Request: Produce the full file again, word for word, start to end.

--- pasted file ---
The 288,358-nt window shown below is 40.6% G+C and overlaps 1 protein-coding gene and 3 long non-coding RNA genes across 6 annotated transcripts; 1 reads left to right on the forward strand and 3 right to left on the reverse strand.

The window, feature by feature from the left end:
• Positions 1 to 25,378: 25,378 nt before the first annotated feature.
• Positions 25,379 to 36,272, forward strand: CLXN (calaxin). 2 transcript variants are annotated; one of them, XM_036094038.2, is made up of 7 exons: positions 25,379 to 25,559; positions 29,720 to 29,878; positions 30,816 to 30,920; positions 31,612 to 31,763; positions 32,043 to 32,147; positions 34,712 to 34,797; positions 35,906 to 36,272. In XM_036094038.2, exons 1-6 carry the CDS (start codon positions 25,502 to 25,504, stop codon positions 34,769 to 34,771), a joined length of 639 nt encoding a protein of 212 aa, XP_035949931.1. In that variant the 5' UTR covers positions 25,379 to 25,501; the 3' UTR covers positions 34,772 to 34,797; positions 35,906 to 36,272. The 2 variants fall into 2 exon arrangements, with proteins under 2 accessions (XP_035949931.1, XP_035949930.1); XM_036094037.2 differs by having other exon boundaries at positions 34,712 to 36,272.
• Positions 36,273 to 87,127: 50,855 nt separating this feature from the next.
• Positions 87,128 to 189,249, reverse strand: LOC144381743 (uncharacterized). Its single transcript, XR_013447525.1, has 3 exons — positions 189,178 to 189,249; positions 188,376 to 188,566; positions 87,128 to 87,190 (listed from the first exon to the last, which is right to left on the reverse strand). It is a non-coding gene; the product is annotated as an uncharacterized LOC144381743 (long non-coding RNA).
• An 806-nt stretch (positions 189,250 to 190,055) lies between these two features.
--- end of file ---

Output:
The 288,358-nt window shown below is 40.6% G+C and overlaps 1 protein-coding gene and 3 long non-coding RNA genes across 6 annotated transcripts; 1 reads left to right on the forward strand and 3 right to left on the reverse strand.

The window, feature by feature from the left end:
• Positions 1 to 25,378: 25,378 nt before the first annotated feature.
• Positions 25,379 to 36,272, forward strand: CLXN (calaxin). 2 transcript variants are annotated; one of them, XM_036094038.2, is made up of 7 exons: positions 25,379 to 25,559; positions 29,720 to 29,878; positions 30,816 to 30,920; positions 31,612 to 31,763; positions 32,043 to 32,147; positions 34,712 to 34,797; positions 35,906 to 36,272. In XM_036094038.2, exons 1-6 carry the CDS (start codon positions 25,502 to 25,504, stop codon positions 34,769 to 34,771), a joined length of 639 nt encoding a protein of 212 aa, XP_035949931.1. In that variant the 5' UTR covers positions 25,379 to 25,501; the 3' UTR covers positions 34,772 to 34,797; positions 35,906 to 36,272. The 2 variants fall into 2 exon arrangements, with proteins under 2 accessions (XP_035949931.1, XP_035949930.1); XM_036094037.2 differs by having other exon boundaries at positions 34,712 to 36,272.
• Positions 36,273 to 87,127: 50,855 nt separating this feature from the next.
• Positions 87,128 to 189,249, reverse strand: LOC144381743 (uncharacterized). Its single transcript, XR_013447525.1, has 3 exons — positions 189,178 to 189,249; positions 188,376 to 188,566; positions 87,128 to 87,190 (listed from the first exon to the last, which is right to left on the reverse strand). It is a non-coding gene; the product is annotated as an uncharacterized LOC144381743 (long non-coding RNA).
• An 806-nt stretch (positions 189,250 to 190,055) lies between these two features.